Man, how good did Maui look? And how happy did Mark Rolfing sound to be there?
The best thing is that we’re not jealous at all. Not one bit. For real. Unjealous.
The lei of the land
The proper PGA Tour season got off to a compelling start in Hawaii. Jon Rahm and Cameron Smith separated themselves from the field on Saturday at the Sentry Tournament of Champions, and they were never more than two shots apart on Sunday. Both were making putts—Rahm was second in Strokes Gained: Putting on the week and Smith was first—but in the final round, the Aussie was, unexpectedly, better off the tee than the Spaniard. Smith finished one stroke clear for his second individual PGA Tour win. Sentry Tournament of Champions Results
The theme of the week was low scoring. At the par-73 Plantation Course, Smith posted 34 under, Rahm -33, and Matt Jones, after a Sunday 61, -32. These were the three lowest scores to par in a 72-hole event in PGA Tour history (h/t, as usual, to Justin Ray). The fourth lowest is Ernie Els’s -31 performance at Kapalua in 2003; he won by eight shots.
There are several factors at play here. One is that scoring conditions were exceptionally easy this past week. The turf was soft after recent rains, lift-clean-and-place was in effect for the first two rounds, and the usual trade winds were a no-show.
Yet it would be strange to deny that the low scores are at least partly the result of ever-increasing driving distances. Take Cameron Smith. Last season, he averaged 297.9 yards off the tee, 85th on the PGA Tour. In 1999, when the TOC moved to Kapalua, that number would have been second best on tour, behind only John Daly. It’s not hard to see why PGA Tour venues are having trouble keeping up.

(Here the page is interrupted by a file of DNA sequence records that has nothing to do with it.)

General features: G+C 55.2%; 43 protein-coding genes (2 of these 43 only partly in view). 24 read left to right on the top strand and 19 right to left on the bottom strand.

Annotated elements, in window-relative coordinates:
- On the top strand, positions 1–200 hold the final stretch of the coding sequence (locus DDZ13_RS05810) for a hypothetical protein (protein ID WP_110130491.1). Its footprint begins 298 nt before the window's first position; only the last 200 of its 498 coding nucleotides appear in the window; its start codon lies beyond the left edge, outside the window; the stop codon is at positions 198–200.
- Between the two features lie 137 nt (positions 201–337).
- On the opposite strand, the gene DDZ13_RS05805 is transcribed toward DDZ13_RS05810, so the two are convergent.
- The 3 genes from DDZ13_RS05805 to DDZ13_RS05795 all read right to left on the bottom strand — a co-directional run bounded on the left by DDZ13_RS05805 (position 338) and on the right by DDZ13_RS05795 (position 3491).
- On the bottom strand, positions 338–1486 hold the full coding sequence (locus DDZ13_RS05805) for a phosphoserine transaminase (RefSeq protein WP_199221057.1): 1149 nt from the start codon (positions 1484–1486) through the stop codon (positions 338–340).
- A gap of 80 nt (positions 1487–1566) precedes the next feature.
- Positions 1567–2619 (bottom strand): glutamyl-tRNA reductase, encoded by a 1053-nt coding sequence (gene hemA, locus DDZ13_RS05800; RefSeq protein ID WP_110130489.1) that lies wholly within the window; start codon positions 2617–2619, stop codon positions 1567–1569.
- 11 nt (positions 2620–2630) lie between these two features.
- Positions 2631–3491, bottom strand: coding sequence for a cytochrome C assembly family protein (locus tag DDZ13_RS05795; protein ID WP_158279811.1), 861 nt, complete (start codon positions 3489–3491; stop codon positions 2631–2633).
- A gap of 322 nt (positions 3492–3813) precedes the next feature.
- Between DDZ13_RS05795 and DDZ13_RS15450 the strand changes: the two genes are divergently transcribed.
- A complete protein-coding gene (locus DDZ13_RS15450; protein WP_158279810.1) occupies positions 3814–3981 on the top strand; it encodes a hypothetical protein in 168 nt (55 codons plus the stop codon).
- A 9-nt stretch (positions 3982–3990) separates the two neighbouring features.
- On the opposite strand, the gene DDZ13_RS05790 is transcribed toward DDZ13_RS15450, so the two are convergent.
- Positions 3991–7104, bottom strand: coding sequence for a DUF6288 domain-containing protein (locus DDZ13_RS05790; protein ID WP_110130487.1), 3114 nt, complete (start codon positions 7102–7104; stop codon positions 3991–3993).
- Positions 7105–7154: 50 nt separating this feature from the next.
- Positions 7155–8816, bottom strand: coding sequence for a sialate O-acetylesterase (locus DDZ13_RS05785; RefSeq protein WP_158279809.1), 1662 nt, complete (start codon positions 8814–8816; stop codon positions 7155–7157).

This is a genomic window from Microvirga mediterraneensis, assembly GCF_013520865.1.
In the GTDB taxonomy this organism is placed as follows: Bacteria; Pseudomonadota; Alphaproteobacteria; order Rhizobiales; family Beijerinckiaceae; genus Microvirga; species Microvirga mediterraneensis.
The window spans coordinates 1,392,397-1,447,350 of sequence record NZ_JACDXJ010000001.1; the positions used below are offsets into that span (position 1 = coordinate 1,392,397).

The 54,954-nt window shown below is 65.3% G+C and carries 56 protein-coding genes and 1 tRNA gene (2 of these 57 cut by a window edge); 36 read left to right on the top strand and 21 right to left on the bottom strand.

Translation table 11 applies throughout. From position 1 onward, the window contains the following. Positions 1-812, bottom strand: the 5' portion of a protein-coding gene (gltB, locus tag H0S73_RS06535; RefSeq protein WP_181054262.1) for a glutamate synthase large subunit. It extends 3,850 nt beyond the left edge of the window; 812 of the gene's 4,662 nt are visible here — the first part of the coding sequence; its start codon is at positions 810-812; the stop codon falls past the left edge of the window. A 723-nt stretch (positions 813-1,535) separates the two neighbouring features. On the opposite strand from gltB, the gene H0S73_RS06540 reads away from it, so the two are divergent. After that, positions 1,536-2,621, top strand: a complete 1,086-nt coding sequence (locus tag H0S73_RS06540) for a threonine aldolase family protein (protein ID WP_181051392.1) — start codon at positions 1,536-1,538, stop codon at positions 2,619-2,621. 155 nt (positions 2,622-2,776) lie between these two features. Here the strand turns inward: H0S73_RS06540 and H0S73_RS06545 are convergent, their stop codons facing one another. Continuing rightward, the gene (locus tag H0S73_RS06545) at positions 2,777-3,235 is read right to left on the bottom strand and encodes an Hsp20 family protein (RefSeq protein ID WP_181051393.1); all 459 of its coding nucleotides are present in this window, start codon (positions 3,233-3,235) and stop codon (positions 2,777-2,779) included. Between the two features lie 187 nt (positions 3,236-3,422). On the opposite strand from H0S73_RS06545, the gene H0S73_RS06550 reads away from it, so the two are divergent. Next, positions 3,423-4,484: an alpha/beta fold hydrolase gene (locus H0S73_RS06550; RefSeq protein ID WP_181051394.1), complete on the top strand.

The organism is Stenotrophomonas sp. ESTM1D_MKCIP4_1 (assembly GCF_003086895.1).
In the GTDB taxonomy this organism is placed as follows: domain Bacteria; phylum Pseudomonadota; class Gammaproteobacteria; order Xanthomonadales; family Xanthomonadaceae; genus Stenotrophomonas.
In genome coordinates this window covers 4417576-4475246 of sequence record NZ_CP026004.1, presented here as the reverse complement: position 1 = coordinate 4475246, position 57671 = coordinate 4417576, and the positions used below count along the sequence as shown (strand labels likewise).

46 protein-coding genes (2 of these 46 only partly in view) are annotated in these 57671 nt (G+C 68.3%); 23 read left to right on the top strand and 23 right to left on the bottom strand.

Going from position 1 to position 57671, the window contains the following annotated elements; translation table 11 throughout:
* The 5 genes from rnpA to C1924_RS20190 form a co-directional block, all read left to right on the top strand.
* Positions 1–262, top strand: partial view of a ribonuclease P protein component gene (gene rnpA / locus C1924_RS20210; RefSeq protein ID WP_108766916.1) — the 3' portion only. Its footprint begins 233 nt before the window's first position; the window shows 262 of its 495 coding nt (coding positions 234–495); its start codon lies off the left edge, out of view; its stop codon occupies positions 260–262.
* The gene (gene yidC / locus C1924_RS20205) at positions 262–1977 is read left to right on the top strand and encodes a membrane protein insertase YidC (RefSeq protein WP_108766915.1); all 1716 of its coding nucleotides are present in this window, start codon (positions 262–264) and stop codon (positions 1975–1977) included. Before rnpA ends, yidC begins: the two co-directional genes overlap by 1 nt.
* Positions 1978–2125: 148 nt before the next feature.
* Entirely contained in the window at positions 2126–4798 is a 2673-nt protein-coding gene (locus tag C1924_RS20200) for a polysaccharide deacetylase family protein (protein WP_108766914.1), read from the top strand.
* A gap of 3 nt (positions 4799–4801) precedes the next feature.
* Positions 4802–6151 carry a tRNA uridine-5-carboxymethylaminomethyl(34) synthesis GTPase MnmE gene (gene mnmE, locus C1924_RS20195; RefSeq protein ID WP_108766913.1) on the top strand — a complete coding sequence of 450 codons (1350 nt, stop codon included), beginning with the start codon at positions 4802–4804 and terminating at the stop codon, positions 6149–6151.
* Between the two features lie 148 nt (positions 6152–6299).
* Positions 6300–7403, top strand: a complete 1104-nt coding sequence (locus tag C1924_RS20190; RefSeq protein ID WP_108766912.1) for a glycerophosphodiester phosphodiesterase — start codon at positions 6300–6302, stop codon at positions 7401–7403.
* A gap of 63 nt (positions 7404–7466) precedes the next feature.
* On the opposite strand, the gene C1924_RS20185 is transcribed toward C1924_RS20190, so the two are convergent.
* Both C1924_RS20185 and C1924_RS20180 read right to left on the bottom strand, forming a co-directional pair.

Over the weekend, the USGA made a couple of announcements regarding the future of the U.S. Women’s Open. First, the event will now have a presenting sponsor, ProMedica, enlarging the purse from $5.5 million in 2021 to $10 million in 2022 and $12 million by 2026. Second, a number of top American courses have agreed to be hosts: Riviera (2026), Inverness (2027), Pinehurst No. 2 (2029), Interlachen (2030), and Oakland Hills (2031 and 2042). The 2029 U.S. Women’s Open and U.S. Open will be held on back-to-back weeks at Pinehurst No. 2, just as they were in 2014.
These are all promising developments. The addition of a presenting sponsor is a first for a USGA championship, but in our opinion, the boost to the purse is worth the concession. Even better is the commitment to taking the U.S. Women’s Open to premier venues. Tournaments gain prestige when they are held at prestigious courses, and it’s a good sign that the USGA appears to understand that calculus now.
The Latest from The Fried Egg
The Shotgun Start – Andy and Brendan discuss Cameron Smith’s #gainz, the debate around low scoring, telecast absurdities, the U.S. Women’s Open news, and Rickie’s latest activation. Listen on iTunes, Stitcher, and Spotify.
This past week was the first time that PGA Tour players could not use detailed green-reading books to read putts. Golf Channel’s Ryan Lavner rounded up some reactions to the new rule. Seems like things are going well so far! (No, Lavner did not talk to Bryson DeChambeau.)
Our own Meg Adkins raised the possibility of making the Tournament of Champions a joint event between the PGA and LPGA tours. We like it! Isn’t this the kind of thing that strategic alliances are for?
According to Wisconsin.Golf, 2021 Ryder Cup captain Steve Stricker is recovering from inflammation around his heart, which sent him to the hospital for several weeks. It will reportedly be months before he’s able to compete on the PGA Tour or PGA Tour Champions.